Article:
What are cookies?
Cookies are small text files that are automatically saved on your computer after a browsing session.
They are mostly stored for different reasons. They are commonly known as browser cookies or web cookies. Most web browsers today, if not all, have cookies.
Web cookies are a vital element of affiliate marketing as they are used to track where affiliate sales originate from for purpose of rewarding commissions.
The lifespan of a cookie on a host’s computer is called the cookie life. In the context of affiliate marketing however, a cookie life is the period of time in between the day an affiliate related action is performed and the final day an advertiser allows reward for that action. An affiliate can be rewarded for actions resulting into a sale, click or sign up.
The cookie days can range from 1-60 days depending on the merchant or program. For this reason, cookie details are specified in every program.
This is a form of fraudulent affiliate activity where cookies are manipulated for unjust gains. Also known as cookie dropping, cookie sprinkling or forced clicks, this disallowed marketing method involves setting tracking cookies on a consumer’s machine without their consent in order to create the impression that incoming referrals should be credited to their affiliate efforts, and therefore earn without them satisfying the required criteria.
Affiliates are not rewarded for having mere visits to their sites.
Affiliate networks are intended to only reward commissions to sites (affiliates) when visitors click through their affiliate links, get to the advertisers landing page, and make a purchase/perform call of action on the advertiser’s site.
Cookie stuffing instead causes tracking systems to award these ‘affiliates’ when the customer makes a purchase immediately or within the different cookie days specified by the merchant’s affiliate program.
So who is affected by cookie stuffing?
1. Tracking Networks
Cookie stuffing is practiced most in large affiliate networks like eBay and Amazon. Since many people in the United States buy from the two networks on a regular basis, an affiliate dropping cookies on users of such networks can earn commissions by just having people visit a page on either network more so without a direct referral.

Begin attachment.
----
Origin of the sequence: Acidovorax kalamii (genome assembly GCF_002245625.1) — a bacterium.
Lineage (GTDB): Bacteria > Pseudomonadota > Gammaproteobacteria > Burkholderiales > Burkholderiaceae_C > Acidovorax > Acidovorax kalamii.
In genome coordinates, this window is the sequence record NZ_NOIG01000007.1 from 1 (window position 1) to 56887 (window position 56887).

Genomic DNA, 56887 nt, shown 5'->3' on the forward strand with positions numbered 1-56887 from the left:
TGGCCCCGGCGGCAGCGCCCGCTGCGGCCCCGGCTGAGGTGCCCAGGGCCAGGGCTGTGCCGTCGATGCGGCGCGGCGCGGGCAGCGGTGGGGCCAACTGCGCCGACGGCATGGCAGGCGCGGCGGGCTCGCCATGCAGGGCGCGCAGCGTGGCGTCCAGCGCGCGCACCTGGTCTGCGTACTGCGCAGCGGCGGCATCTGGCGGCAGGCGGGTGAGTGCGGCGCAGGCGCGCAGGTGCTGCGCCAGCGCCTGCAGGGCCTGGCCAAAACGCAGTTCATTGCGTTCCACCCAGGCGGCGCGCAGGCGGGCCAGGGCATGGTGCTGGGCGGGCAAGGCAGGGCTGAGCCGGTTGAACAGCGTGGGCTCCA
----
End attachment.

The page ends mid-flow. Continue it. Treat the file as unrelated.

In the short run, affiliate networks benefit from cookie stuffing by unknowingly charging for the more money flowing in to the network.
Such an influx of sales flowing through the networks increases commissions for the affiliates and as a result, the network can charge an extra fee.
Recent cases where stuffing has been tackled legally have resulted in some publicized trials most notably the Shawn Hogan cookie dropping scandal on eBay Partner Network in 2006. Together with his sidekick, Brian Dunning, he garnered over $28m in fraud commissions in the network, he was later charged with wire fraud (a form of fraud involving interstate or international wire or other electronic forms), which he pleaded guilty, unsurprisingly, and was sentenced.
The resulting scenario saw eBay Partner Network fined over $20m in affiliate payouts for the same.
Merchants are also affected financially as they are forced to reward commissions that they shouldn’t be paying in the first place. They also pay the wrong affiliates which in turn causes their brand to be less appealing to affiliates who are actually doing all the work.
Genuine affiliates suffer from cookie stuffing as their affiliate links are constantly overwritten by fraudsters.
As an affiliate, you have to be aware of the consequences that can befall you when you decide to defraud your network.
With new laws in many networks, fraudsters can get away for a short while but eventually, justice is inevitable.
Why build a quick rich scheme and then face authorities when there are legit means to make a good living?
I always advice affiliates to keep their business clean, always.